Sunday, July 12, 2020

Ki khateya Ki Gavaya Parvasi Hoke - Book Review (What We Gained and Lost as being an Immigrant)

Ki khateya Ki Gavaya Parvasi Hoke - Book Review
(What We Gained and Lost as being an Immigrant)

Ki khateya Ki Gavaya Parvasi Hoke , as the author Gurdeep Singh Puri of Glasgow in Scotland (UK) himself said that it was a “Self Analysis” of ‘What we gained and lost as being immigrants. The book is a collection and compilation of essays (from page 9 to 120) and poems (from page 121 to 148) of some of our writers and poets who went to greener pastures in Europe and other developed countries. The book was presented to me in November, 2008 when I was the Consul General of India in Edinburgh (Scotland) by Gurdeep Singh Puri, a prominent and vocal member of the prosperous Indian community living in Glasgow. Gurdeep was a writer and a poet of sorts who also dabbled in journalism occasionally. I have said more about him in my letter which is available at the back cover of the book under review.

I could not read the book earlier partially by oversight and partially due to other preoccupations. Apart from Gurdeep himself, many from other places have contributed to the book from their respective perspectives of their coming to foreign lands to earn their bread and butter. It is a matter of gratification for me to observe that some of the contributors like Balwant Singh Sagoo who has written a piece to introduce Gurdeep Puri – ‘Anokhi, Sunakhi e Bahu-mukhi Sakhshiat – Gurdeep Singh Puri’ – in his typical literary style, Noor Bharti, Gurdev Singh Virha, Swaranjit Kaur, Bebe Nand Kaur among others were known to me as leaders of the Indian community in Glasgow. I vividly remember Noor Bharti recited good poetry laced with nationalistic fervour at one of our National Day Receptions at India House in Edinburg. I will also not forget when I along with my wife Vidya was honoured at the Central Gurdwara at Glasgow and Bebe Nand Kaur, one of the oldest members of the community, did the honours to felicitate my wife with tons of emotional love and affection.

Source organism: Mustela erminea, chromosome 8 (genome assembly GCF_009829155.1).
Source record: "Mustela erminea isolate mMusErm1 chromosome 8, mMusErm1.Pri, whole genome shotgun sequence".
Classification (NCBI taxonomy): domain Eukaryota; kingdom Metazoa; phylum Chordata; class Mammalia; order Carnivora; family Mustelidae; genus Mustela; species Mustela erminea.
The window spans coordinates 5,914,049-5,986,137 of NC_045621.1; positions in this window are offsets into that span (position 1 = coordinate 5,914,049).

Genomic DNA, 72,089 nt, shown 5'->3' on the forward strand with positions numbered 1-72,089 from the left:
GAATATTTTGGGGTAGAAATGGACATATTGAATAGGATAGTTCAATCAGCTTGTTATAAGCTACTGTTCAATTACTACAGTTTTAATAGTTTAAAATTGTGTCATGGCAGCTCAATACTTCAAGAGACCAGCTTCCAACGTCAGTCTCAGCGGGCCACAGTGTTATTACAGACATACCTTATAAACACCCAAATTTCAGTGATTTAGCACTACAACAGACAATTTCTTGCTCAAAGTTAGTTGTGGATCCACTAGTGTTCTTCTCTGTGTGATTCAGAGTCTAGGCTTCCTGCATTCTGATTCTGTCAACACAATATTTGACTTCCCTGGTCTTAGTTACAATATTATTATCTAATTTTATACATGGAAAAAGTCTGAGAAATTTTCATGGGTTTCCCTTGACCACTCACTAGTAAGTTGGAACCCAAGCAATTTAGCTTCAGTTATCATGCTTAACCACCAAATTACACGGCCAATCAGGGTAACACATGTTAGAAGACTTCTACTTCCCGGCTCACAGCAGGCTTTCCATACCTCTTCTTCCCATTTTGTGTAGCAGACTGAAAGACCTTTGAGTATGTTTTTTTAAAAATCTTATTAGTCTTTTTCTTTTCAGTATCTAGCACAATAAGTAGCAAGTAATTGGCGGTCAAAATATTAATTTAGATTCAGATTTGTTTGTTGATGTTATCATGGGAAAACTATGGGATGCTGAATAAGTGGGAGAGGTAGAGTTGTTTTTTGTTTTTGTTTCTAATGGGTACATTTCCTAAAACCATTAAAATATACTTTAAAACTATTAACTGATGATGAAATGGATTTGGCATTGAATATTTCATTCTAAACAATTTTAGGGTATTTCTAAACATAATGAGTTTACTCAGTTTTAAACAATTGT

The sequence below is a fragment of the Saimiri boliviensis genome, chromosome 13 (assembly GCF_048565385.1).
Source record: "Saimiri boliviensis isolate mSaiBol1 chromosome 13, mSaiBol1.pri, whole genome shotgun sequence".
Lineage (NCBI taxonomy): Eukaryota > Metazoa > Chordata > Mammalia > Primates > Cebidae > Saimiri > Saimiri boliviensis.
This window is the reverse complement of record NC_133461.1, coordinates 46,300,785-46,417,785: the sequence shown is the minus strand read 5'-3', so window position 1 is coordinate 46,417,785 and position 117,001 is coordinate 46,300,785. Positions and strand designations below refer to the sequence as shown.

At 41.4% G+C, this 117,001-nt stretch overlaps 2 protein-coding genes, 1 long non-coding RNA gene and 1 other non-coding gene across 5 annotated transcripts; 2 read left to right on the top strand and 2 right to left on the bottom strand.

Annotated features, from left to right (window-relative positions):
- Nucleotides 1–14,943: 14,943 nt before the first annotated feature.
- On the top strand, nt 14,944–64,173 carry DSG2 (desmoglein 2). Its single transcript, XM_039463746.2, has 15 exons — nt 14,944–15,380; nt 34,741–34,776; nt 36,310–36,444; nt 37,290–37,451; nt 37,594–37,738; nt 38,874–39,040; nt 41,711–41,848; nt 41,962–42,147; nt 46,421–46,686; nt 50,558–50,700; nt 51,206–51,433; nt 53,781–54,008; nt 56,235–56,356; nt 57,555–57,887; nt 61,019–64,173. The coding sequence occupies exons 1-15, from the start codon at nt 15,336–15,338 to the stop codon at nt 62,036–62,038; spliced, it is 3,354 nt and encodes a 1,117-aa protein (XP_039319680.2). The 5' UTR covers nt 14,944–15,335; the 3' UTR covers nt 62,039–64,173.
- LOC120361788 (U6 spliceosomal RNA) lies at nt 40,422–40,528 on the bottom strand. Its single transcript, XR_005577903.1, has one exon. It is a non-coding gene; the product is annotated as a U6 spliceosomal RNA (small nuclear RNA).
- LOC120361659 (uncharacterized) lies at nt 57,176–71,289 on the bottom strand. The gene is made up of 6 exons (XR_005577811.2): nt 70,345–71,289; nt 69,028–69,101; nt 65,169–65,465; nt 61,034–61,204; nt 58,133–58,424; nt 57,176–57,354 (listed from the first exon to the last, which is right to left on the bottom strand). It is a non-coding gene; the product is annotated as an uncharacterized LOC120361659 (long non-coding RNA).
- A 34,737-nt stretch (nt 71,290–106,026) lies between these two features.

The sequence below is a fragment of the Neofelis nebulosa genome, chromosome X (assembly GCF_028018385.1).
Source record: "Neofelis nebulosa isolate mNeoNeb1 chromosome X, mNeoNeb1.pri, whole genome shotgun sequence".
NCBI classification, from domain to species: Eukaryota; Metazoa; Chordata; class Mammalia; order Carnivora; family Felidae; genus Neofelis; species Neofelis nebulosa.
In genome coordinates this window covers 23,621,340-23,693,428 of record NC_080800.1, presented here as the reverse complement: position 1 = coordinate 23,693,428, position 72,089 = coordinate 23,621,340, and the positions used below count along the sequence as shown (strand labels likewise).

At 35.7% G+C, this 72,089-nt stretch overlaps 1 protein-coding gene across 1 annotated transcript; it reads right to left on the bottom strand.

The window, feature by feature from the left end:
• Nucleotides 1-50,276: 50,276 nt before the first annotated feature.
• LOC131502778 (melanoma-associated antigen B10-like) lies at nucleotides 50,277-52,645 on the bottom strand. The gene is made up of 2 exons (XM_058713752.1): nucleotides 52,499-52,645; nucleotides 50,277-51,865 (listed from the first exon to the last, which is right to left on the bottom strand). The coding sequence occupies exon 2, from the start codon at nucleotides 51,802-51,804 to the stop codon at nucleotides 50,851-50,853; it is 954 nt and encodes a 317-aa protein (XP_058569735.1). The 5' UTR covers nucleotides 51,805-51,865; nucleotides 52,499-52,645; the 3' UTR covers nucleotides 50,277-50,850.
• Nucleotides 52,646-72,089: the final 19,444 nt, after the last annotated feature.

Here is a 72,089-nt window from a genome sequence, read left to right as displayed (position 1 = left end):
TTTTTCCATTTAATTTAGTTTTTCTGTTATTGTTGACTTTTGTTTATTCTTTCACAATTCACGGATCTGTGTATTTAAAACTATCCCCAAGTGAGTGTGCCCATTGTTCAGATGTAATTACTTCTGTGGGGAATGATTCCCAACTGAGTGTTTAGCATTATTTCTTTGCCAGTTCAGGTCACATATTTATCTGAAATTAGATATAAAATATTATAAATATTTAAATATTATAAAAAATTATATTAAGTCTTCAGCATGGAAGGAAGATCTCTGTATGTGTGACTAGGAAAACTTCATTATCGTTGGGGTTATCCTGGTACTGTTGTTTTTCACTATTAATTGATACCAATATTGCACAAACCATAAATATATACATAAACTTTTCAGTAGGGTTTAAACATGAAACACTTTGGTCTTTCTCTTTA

Shivcharan Singh Gill in his introductory essay – Bartania wich Punjabi (Sikh) Parvasi–gives his notion from historical perspective. He wrote that first the Sikh who came to Britain was the last Sikh ruler, Maharaja Duleep Singh, not of his own volition but as a sort of forced stay imposed by the British rulers. A renowned architect, Ram Singh was invited by Queen Victoria in 1864 for building some important palace at Isle of White. Ram Singh returned after two decades in Britain and later designed and built the historical building of Khalsa College Amritsar. Gurdeep Singh Puri, in the prologue of the book – Savey-Kathan “Ki jana Mein Kaun?’ wrote about his humble origin in a remote village of Moga. This brief narration speaks loudly about his down to earth literary approach –

Asin Lena Ki hai Mahlan Te Munarian De Kolon
Sanu Changian Ne Jhugian Chubarian De Kolon !